Gary Anderson

Anderson ignited Steve Spurrier's Fun 'n' Gun offense in Tama Bay

Tampa Bay Bandits

A photo of Gary Anderson hangs in coach Steve Spurrier's office at the University of South Carolina. "He's one of my favorite players of all-time," says Spurrier, who brought the Fun and Gun offense to the Tampa Bay Bandits as head coach from 1983 through 1985. "He's a tremendous talent, the best I've ver been around. He could do it all and everybody loved him."

The Tampa Bandits traded with the New Jersey Generals  to make Gary Anderson their No. 1 pick in the 1983 draft, but didn't play until mid-season in 1983. Anderson played in only eight games, showing flashes of brilliance with 516 yards rushing and 347 receiving.

In 1984, attendance jumped to more than 46,000 in Tampa and a healthy Bandits team won 14 games. Anderson tried to join the Chargers before the season, but the Bandits won in court and Anderson remained in Tampa. Things weren’t so bad as Anderson flourished in Steve Spurrier’s Bandit Ball offense, having the most all-purpose yards in the USFL (1,690) and 21 touchdowns.

In 1985, Anderson, still in uniform with the Bandits after trying to make another jump to the NFL, led the squad with 72 receptions and rushed for 1,207 yards. Anderson accounted for more than 1,800 yards rushing and receiving and had 20 combined touchdowns – that’s 41 TD’s in two consecutive years.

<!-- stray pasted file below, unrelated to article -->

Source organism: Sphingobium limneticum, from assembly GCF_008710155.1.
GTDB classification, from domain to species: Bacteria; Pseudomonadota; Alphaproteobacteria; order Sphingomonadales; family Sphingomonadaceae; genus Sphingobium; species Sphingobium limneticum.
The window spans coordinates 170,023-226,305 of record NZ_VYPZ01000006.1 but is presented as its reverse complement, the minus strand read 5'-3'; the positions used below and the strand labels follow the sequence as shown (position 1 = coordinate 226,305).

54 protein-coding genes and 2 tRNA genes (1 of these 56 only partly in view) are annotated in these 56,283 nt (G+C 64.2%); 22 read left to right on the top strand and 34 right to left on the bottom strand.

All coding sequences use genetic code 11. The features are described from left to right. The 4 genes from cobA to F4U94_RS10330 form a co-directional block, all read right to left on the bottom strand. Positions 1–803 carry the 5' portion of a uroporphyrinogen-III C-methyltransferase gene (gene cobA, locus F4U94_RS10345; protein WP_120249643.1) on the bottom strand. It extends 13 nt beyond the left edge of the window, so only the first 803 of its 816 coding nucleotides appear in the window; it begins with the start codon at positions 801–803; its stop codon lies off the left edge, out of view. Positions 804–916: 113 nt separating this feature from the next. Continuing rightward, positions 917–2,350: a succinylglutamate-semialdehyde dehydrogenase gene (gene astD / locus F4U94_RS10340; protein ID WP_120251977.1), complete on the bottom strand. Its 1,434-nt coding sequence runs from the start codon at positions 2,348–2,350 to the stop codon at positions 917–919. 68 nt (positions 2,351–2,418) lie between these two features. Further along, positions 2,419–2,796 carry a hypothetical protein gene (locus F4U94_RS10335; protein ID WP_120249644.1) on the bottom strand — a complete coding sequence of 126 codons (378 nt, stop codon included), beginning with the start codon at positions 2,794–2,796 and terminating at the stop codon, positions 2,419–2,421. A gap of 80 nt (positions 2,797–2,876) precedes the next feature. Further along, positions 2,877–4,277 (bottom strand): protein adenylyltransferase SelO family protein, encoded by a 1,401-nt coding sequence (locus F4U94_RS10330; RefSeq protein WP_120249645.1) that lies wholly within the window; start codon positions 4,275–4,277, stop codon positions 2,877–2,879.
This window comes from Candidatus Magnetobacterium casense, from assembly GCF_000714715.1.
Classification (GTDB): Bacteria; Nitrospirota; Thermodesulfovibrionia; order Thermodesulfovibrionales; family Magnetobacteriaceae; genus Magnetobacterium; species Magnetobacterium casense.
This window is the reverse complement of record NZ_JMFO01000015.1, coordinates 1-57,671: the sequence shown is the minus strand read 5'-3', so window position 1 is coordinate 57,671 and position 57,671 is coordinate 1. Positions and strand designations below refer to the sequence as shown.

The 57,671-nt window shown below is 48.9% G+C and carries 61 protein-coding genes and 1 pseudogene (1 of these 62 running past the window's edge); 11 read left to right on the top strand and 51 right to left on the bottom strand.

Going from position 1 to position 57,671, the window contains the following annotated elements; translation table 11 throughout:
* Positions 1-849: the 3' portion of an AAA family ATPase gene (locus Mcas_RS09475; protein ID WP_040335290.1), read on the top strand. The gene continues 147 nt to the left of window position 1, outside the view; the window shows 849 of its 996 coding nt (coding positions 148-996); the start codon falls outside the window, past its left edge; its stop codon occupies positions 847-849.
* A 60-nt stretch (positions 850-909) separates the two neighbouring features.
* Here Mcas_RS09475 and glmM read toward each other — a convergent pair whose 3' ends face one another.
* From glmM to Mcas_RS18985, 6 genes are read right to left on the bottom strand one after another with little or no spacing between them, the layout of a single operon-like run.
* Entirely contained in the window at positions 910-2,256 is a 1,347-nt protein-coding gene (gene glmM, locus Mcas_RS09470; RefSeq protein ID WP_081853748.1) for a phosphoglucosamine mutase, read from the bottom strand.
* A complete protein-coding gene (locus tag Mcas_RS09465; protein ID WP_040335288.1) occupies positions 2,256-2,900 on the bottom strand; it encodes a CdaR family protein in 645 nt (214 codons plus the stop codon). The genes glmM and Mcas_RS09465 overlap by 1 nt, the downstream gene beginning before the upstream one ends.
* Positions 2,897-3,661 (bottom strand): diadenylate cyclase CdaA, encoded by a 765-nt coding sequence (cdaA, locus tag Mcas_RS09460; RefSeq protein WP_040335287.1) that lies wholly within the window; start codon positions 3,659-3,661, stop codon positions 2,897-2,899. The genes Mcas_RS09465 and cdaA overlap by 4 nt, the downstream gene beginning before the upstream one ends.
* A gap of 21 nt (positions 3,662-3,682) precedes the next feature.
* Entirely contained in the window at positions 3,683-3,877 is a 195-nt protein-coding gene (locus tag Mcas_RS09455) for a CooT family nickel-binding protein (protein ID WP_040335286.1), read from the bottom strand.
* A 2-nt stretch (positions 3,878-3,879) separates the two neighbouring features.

After the USFL folded, Anderson got his wish and joined the Chargers in 1985. “I wish the league had folded earlier, so I could have played with them sooner,” says Chargers QB Dan Fouts, twenty years later. “The word dynamic suits him. His speed, quickness and ability to cut at full speed really fit our offense. Having Tim Spencer and Gary join us really added to our team.”

In '85, the Chargers regained their presence as the NFL's No. 1 offense thanks to the USFL additions. Anderson combined for more than 750 yards and six touchdowns that season. Former Blitz, Wrangler and Showboat fullback Tim Spencer, pounded in 10  rushing touchdowns as the short-yardage guy.

In 1986, Anderson caught 80 passes for 871 yards and nine touchdowns. After the strike-shortened year in 1987, Anderson rushed for 1,1119 yards for a 5.0 per carry average in 1988.

In 1990, Anderson went back to Tampa Bay, except the Bandit Ball offense was replaced by ineptitude in Buccaneer-land.

Anderson, true to form, had 1,110 yards rushing and receiving, but it was his last impactful year in football.

Anderson retired after the 1993 season.  He had more than 6,500 combined yards, and 31 career touchdowns in his nine-year NFL career.